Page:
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Article
Systematic Search as a Source of Technical Innovation: An Empirical Test
Journal of Engineering and Technology Management (2007)
  • James Fiet, University of Louisville
  • William I. Norton, Georgia Southern University
  • Van G.H. Clouse, University of Louisville
Abstract
The objective of the study is to increase the probability of identifying venture ideas with commercial potential. To accomplish that objective, we test competing search theories. Historically, the commonly accepted approach to discovery has been alertness, a state of heightened awareness during which one engages in boundaryless search. An emerging approach is constrained, systematic search, which is the application of rigorous search techniques within domains where an entrepreneur is most knowledgeable. We conduct an experiment in which we randomly assign 60 information technology professionals into 2 groups to evaluate these competing search theories. The findings suggest that systematic search is superior to alertness in discovering commercially viable innovations. We also found that systematic search may have pedagogical promise.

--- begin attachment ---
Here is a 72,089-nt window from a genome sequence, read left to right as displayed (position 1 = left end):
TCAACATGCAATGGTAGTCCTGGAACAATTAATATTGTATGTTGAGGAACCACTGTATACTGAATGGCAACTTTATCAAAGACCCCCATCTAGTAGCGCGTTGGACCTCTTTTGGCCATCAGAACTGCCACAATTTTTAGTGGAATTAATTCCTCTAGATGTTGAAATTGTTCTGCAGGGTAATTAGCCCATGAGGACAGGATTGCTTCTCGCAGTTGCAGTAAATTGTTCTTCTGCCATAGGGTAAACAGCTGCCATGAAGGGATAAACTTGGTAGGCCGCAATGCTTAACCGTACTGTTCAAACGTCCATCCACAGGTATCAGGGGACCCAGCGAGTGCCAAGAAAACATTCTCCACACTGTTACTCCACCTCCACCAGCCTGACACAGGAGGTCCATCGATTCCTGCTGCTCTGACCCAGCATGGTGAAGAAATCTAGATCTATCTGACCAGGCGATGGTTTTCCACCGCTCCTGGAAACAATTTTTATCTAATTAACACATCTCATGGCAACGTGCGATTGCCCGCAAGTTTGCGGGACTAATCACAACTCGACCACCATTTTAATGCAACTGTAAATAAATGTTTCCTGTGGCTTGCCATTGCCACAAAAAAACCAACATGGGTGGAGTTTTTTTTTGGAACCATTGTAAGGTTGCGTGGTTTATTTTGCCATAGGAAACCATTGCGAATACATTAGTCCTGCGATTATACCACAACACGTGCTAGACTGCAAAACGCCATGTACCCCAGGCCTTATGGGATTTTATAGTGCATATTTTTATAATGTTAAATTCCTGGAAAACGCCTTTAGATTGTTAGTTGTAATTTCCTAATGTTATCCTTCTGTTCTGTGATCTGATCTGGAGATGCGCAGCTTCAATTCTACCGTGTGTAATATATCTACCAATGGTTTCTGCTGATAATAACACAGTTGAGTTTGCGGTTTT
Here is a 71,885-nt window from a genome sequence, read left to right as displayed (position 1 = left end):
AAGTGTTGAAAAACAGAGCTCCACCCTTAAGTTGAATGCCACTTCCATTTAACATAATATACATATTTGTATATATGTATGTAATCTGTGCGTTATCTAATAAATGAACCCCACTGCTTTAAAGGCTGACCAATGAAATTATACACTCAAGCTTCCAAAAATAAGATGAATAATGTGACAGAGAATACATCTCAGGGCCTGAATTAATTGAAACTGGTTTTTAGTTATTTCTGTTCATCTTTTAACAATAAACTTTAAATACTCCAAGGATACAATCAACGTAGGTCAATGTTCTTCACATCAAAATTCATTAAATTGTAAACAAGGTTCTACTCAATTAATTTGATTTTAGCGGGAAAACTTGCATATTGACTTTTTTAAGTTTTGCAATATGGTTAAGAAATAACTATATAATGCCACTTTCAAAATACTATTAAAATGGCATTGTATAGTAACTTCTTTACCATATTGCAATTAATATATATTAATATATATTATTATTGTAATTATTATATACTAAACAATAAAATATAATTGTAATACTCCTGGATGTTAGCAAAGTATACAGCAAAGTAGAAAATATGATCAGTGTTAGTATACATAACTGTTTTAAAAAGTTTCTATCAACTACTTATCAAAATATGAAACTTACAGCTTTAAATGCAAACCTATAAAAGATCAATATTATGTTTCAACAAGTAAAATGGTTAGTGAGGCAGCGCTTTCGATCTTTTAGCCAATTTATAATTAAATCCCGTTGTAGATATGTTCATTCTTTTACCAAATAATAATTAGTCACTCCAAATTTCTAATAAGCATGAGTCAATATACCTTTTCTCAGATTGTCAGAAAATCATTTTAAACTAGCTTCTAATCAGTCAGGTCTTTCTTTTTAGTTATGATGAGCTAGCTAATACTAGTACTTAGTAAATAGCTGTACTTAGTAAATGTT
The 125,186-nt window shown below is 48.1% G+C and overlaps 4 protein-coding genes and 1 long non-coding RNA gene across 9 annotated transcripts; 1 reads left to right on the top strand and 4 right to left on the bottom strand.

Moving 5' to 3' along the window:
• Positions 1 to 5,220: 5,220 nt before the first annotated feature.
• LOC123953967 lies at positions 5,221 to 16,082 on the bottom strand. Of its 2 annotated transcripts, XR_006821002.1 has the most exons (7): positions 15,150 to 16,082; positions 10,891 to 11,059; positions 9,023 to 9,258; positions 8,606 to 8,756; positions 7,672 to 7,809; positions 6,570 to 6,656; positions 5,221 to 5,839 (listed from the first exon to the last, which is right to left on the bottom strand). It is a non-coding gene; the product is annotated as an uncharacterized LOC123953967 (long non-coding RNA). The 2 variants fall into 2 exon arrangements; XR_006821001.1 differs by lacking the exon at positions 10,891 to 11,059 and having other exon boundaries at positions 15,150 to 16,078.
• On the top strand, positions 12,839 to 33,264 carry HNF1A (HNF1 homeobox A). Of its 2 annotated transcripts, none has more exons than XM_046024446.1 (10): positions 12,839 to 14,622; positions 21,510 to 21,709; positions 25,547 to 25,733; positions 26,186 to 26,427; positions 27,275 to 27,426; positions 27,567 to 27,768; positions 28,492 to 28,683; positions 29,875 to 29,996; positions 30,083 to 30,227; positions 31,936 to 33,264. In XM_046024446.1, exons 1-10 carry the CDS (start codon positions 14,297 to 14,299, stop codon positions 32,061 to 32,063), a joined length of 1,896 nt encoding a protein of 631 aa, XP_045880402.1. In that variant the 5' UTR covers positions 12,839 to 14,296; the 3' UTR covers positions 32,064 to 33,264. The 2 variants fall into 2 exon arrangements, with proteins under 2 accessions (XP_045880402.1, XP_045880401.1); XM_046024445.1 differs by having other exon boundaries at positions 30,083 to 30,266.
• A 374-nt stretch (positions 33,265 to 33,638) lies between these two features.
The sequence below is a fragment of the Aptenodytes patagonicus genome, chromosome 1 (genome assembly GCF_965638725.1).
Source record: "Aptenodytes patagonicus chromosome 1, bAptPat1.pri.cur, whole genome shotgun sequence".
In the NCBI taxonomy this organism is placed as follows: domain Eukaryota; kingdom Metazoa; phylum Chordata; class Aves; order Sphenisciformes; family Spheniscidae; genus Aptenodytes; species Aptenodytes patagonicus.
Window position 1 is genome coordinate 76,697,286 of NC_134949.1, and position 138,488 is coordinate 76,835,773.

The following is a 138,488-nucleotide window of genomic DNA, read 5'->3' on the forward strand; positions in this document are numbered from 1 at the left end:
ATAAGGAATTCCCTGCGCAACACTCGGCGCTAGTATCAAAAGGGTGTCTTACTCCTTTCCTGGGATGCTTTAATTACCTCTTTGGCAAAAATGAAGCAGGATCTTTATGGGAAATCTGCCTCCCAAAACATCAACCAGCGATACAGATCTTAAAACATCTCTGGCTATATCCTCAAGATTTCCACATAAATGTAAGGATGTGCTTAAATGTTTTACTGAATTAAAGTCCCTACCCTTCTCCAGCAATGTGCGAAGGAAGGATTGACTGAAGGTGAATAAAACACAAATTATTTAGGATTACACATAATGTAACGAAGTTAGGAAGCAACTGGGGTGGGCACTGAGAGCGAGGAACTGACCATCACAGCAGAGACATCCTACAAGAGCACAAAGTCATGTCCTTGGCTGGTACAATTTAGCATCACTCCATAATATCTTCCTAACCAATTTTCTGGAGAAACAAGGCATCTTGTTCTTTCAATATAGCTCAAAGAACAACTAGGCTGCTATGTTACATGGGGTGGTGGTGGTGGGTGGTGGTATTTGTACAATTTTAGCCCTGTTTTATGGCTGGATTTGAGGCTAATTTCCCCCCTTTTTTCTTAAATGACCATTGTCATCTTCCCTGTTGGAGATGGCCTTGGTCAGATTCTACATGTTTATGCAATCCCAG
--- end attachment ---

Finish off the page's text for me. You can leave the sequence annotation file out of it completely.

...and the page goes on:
Keywords
  • Technical innovation,
  • Systematic search,
  • Alertness,
  • Discovery,
  • Exploitation
Disciplines
Publication Date
December, 2007
DOI
10.1016/j.jengtecman.2007.09.001
Citation Information
James Fiet, William I. Norton and Van G.H. Clouse. "Systematic Search as a Source of Technical Innovation: An Empirical Test" Journal of Engineering and Technology Management Vol. 24 Iss. 4 (2007) p. 329 - 346 ISSN: 0923-4748
Available at: http://works.bepress.com/william-norton/10/